March on the Drina
“March on the Drina” is a Serb patriotic song composed by Stanislav Binicki during World War One after the Battle of Cer. This composition was adopted by the Nazi-collaborate Yugoslav Royalist Army popularly known as Chetniks during the Second War War. It was played during attacks on Bosniak towns in Eastern Bosnia during the genocide from 1941-1945. During the Communist rule in Yugoslavia, The March on the Drina was banned since it glorified Serb Nationalism and genocide. A film with the same title produced in 1963 was also banned. In the nineties, during bloody campaigns carried out by Serb armies in the Balkans, this composition was re-introduced especially during the attacks on Bosnian towns bordering Serbia along the Drina River – Zvornik, Bijelina, Visegrad, Foca and so on.
English translation of the composition:
To battle, go forth you heroes,
Go on and don’t regret living your lives
May the Cer see the front, may the Cer hear the guns
and the river Drina’s glory, courage!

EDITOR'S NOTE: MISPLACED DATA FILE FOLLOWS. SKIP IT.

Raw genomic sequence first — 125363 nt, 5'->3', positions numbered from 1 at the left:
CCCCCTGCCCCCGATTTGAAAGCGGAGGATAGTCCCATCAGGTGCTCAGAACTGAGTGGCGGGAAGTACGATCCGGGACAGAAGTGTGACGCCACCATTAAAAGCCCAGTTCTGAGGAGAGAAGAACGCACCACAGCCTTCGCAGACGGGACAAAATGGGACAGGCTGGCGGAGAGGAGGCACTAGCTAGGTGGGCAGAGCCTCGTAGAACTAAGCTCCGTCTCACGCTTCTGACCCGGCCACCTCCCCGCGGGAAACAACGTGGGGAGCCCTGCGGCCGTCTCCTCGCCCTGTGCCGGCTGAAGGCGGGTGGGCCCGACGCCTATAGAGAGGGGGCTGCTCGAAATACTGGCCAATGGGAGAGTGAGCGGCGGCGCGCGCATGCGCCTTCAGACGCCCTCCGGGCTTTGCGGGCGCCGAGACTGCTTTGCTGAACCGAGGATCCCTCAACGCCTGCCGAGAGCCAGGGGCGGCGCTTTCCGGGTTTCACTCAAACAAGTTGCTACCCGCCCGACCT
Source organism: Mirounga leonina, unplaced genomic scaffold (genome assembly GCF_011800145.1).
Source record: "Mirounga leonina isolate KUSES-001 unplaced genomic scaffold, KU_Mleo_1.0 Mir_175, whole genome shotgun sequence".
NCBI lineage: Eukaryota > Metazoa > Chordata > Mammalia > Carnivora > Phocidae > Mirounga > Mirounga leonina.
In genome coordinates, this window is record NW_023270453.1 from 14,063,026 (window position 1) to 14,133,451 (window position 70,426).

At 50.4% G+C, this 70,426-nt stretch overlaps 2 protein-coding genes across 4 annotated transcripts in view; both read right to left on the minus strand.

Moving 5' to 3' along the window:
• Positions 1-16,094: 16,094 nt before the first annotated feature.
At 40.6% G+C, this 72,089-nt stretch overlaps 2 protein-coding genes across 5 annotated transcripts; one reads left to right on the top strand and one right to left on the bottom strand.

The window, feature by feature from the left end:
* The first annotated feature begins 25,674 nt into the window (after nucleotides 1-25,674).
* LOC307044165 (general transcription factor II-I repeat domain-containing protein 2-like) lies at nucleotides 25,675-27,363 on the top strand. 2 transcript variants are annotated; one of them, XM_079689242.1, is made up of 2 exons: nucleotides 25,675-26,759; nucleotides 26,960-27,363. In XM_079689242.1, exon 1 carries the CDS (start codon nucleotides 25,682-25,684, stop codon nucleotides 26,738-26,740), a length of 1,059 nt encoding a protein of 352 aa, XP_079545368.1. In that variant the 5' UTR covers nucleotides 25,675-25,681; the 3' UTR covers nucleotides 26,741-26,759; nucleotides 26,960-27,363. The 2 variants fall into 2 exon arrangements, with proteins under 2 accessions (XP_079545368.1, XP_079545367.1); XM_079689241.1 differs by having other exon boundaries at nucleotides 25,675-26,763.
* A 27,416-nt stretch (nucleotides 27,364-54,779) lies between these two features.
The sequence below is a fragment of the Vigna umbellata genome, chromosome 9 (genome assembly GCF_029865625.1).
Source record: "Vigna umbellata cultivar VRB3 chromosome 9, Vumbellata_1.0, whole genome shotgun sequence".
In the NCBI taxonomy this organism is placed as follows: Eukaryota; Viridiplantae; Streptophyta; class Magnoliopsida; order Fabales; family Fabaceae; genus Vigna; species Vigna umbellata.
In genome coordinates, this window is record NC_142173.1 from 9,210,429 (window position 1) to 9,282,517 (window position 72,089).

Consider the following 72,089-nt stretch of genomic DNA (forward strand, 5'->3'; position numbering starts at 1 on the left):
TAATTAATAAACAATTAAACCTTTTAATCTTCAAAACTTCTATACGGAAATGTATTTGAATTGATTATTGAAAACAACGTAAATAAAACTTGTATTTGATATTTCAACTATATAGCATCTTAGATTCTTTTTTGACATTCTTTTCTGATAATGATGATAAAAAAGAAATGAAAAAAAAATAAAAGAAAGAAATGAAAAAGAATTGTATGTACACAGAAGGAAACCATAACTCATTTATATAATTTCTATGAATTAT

And the heroic hand of the father and sons!
Sing, sing, Drina – of cold water,
Remember, and tell of the ones that fell,
Remember the brave front,
Which full of fire, mighty force
Expelled the invaders from our dear river!
Sing, sing, Drina, tell the generations,
How we bravely fought,
The front sang, the battle was fought
Near cold water
Blood was flowing,
Blood was streaming:
By the Drina was freedom!
Laibach, a Slovenian industrial band was one of the rare foreign bands to perform in Sarajevo during the siege. At the National Theatre in Sarajevo in November 1995, they performed their interpretation of “March on the River Drina” – a dark, mysterious and horrific interpretation.
“”NATO”, the album by Laibach, also features a song called “Mars on River Drina” (read: The War God Mars on the River Drina, read: March on the River Drina), – a Serbian military march from the First World War. Even fanatical professionals and artists such as Laibach hesitated to play this piece at the concert in Sarajevo. Believing that Laibach would play it, I waited in anticipation for the reaction of the audience in the literally packed auditorium of the National Theater. The beating of three drums slowly transformed into what we, or at least most of us, otherwise feel about this composition: pure horror. Sarajevo is perhaps the last city in the world in which “March on the River Drina” should have been performed, but Laibach played it in the only way possible, and they succeeded.”
Srdan Vuletic DANI, No. 38, December 1995 (http://www.laibach.nsk.si/react1.htm)